The documents warned that the task force, which has about 200 staff and directs the Government’s pandemic response, is often unable to adapt at pace or with the required skill level while also dealing with “leaving the European Union and other policy priorities”.
Nick Davies of the Institute for Government warned against hiring mid-level staff to work over a prolonged period at the centre of the civil service on crucial issues.
He said: “The Government should have built up capacity sooner, particularly as it has been clear for some time that the challenges of dealing with the pandemic would not be over by the end of the Brexit transition period.”
Sources said that ministers have also called in more contractors to fill gaps on NHS Test and Trace because civil servants do not want to work on the project, which they see as physically draining and a dead end for career development.
One consulting insider said: “There were massive vacancies for civil servants on the Test and Trace project and they just couldn’t get people to apply because it was seen as career limiting.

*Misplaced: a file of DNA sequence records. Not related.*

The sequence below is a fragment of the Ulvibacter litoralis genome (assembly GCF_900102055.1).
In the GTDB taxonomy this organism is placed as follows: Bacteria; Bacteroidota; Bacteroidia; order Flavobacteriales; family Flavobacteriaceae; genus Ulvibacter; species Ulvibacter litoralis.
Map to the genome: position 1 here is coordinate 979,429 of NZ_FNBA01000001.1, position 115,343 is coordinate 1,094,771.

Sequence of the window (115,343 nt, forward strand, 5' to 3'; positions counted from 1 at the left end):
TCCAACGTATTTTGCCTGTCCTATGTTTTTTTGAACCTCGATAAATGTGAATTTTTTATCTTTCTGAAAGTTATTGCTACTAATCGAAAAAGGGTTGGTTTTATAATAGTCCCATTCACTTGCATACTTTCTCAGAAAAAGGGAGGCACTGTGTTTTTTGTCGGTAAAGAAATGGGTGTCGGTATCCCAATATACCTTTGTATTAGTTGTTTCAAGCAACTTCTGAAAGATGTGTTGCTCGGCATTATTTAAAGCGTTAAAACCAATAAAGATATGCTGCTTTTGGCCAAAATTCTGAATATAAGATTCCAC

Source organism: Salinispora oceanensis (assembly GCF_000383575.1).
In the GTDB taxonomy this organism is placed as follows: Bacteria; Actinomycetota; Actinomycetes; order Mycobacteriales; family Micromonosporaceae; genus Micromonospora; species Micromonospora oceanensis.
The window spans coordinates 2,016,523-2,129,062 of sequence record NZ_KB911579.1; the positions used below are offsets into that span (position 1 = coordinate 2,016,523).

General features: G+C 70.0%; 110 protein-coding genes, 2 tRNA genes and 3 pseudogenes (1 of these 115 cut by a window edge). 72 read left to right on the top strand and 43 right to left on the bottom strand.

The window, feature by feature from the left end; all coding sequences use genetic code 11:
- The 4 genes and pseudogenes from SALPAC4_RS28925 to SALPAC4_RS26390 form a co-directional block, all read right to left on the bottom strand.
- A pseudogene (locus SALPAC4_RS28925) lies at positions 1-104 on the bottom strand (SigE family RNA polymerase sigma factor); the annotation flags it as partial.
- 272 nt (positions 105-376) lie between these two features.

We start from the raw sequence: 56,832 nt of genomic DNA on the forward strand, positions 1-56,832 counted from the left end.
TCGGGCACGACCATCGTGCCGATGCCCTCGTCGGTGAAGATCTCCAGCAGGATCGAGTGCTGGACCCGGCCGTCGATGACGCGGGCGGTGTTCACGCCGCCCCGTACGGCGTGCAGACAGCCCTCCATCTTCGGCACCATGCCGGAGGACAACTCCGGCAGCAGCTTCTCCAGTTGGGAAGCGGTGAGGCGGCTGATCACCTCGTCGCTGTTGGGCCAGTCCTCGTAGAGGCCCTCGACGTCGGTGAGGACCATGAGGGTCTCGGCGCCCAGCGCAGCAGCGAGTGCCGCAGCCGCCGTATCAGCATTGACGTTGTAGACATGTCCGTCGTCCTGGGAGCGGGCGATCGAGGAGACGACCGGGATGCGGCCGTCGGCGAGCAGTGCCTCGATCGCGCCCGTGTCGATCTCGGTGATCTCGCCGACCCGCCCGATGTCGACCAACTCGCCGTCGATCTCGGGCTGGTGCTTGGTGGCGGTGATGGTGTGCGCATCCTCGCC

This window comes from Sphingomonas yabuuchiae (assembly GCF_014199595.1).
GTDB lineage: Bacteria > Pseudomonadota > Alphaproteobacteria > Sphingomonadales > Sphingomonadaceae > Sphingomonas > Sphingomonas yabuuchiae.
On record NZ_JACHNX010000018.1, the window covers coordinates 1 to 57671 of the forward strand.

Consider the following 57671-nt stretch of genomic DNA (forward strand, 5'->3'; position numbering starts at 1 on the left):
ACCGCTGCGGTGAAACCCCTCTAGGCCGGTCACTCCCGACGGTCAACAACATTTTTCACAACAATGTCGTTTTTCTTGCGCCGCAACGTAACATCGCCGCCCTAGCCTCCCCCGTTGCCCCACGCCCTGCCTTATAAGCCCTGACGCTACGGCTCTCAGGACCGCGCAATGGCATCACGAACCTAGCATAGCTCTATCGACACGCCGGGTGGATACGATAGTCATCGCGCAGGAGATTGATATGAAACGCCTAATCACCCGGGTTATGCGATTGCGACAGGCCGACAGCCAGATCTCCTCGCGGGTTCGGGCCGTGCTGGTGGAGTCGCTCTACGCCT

“People are absolutely killing themselves on that project for seven days a week, 18 hour days and they had vacancies but they were not getting any applications. So the latest round of consultancies has been trying to fill some of those urgent vacancy roles.”
The new contracts are in addition to previous awards to consultants such as Deloitte, which was called in early in the pandemic to work on boosting testing capacity. More than 30 consulting firms are now working on NHS Test and Trace.
A spokesman for the Department of Health and Social Care said the number of civil servants working on Test and Trace is now increasing.
He said: “To build the biggest testing system per head of population of all the major countries in Europe as rapidly as we have done, the skills and expertise of both public and private sector partners were required.”
The Cabinet Office did not respond to a request for comment.
A spokesman for the Management Consultancies Association said firms had stepped in quickly to help secure supply chains, build Nightingale hospitals, source PPE and create a coronavirus testing system from scratch.